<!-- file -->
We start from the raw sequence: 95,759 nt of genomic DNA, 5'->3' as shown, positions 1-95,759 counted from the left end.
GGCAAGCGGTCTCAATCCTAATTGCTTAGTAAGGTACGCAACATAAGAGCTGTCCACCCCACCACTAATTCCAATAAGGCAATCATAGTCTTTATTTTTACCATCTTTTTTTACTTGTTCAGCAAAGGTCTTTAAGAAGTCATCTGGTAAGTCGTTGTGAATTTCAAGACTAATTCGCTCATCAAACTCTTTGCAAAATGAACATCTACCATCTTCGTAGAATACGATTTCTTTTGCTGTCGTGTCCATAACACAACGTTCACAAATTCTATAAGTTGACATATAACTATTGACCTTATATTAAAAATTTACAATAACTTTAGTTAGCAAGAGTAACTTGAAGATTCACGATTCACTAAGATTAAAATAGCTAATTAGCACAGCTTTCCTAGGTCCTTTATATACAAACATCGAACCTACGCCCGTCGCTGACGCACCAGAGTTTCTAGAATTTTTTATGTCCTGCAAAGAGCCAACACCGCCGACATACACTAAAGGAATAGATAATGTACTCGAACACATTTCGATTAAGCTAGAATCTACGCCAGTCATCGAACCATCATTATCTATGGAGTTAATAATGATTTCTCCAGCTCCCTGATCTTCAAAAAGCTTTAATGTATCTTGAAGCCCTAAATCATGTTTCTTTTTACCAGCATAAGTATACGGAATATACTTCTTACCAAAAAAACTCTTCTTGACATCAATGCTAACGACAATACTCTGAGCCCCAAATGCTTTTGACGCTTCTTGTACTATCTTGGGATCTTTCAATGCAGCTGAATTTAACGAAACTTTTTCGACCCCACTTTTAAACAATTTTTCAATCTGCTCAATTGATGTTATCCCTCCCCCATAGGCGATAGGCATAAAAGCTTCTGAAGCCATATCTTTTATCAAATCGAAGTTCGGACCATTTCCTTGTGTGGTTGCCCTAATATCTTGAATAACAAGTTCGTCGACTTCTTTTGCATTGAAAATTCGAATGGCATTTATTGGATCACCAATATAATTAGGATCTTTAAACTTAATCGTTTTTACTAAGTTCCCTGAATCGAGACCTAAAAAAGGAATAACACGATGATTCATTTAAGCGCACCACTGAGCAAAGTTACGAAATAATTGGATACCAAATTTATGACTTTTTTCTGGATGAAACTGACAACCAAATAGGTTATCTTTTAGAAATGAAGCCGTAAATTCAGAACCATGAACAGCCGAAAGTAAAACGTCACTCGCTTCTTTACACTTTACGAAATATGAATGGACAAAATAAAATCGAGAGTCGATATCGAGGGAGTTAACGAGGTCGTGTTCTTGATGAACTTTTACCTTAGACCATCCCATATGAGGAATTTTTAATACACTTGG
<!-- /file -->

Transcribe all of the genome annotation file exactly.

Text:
We start from the raw sequence: 95,759 nt of genomic DNA, 5'->3' as shown, positions 1-95,759 counted from the left end.
GGCAAGCGGTCTCAATCCTAATTGCTTAGTAAGGTACGCAACATAAGAGCTGTCCACCCCACCACTAATTCCAATAAGGCAATCATAGTCTTTATTTTTACCATCTTTTTTTACTTGTTCAGCAAAGGTCTTTAAGAAGTCATCTGGTAAGTCGTTGTGAATTTCAAGACTAATTCGCTCATCAAACTCTTTGCAAAATGAACATCTACCATCTTCGTAGAATACGATTTCTTTTGCTGTCGTGTCCATAACACAACGTTCACAAATTCTATAAGTTGACATATAACTATTGACCTTATATTAAAAATTTACAATAACTTTAGTTAGCAAGAGTAACTTGAAGATTCACGATTCACTAAGATTAAAATAGCTAATTAGCACAGCTTTCCTAGGTCCTTTATATACAAACATCGAACCTACGCCCGTCGCTGACGCACCAGAGTTTCTAGAATTTTTTATGTCCTGCAAAGAGCCAACACCGCCGACATACACTAAAGGAATAGATAATGTACTCGAACACATTTCGATTAAGCTAGAATCTACGCCAGTCATCGAACCATCATTATCTATGGAGTTAATAATGATTTCTCCAGCTCCCTGATCTTCAAAAAGCTTTAATGTATCTTGAAGCCCTAAATCATGTTTCTTTTTACCAGCATAAGTATACGGAATATACTTCTTACCAAAAAAACTCTTCTTGACATCAATGCTAACGACAATACTCTGAGCCCCAAATGCTTTTGACGCTTCTTGTACTATCTTGGGATCTTTCAATGCAGCTGAATTTAACGAAACTTTTTCGACCCCACTTTTAAACAATTTTTCAATCTGCTCAATTGATGTTATCCCTCCCCCATAGGCGATAGGCATAAAAGCTTCTGAAGCCATATCTTTTATCAAATCGAAGTTCGGACCATTTCCTTGTGTGGTTGCCCTAATATCTTGAATAACAAGTTCGTCGACTTCTTTTGCATTGAAAATTCGAATGGCATTTATTGGATCACCAATATAATTAGGATCTTTAAACTTAATCGTTTTTACTAAGTTCCCTGAATCGAGACCTAAAAAAGGAATAACACGATGATTCATTTAAGCGCACCACTGAGCAAAGTTACGAAATAATTGGATACCAAATTTATGACTTTTTTCTGGATGAAACTGACAACCAAATAGGTTATCTTTTAGAAATGAAGCCGTAAATTCAGAACCATGAACAGCCGAAAGTAAAACGTCACTCGCTTCTTTACACTTTACGAAATATGAATGGACAAAATAAAATCGAGAGTCGATATCGAGGGAGTTAACGAGGTCGTGTTCTTGATGAACTTTTACCTTAGACCATCCCATATGAGGAATTTTTAATACACTTGG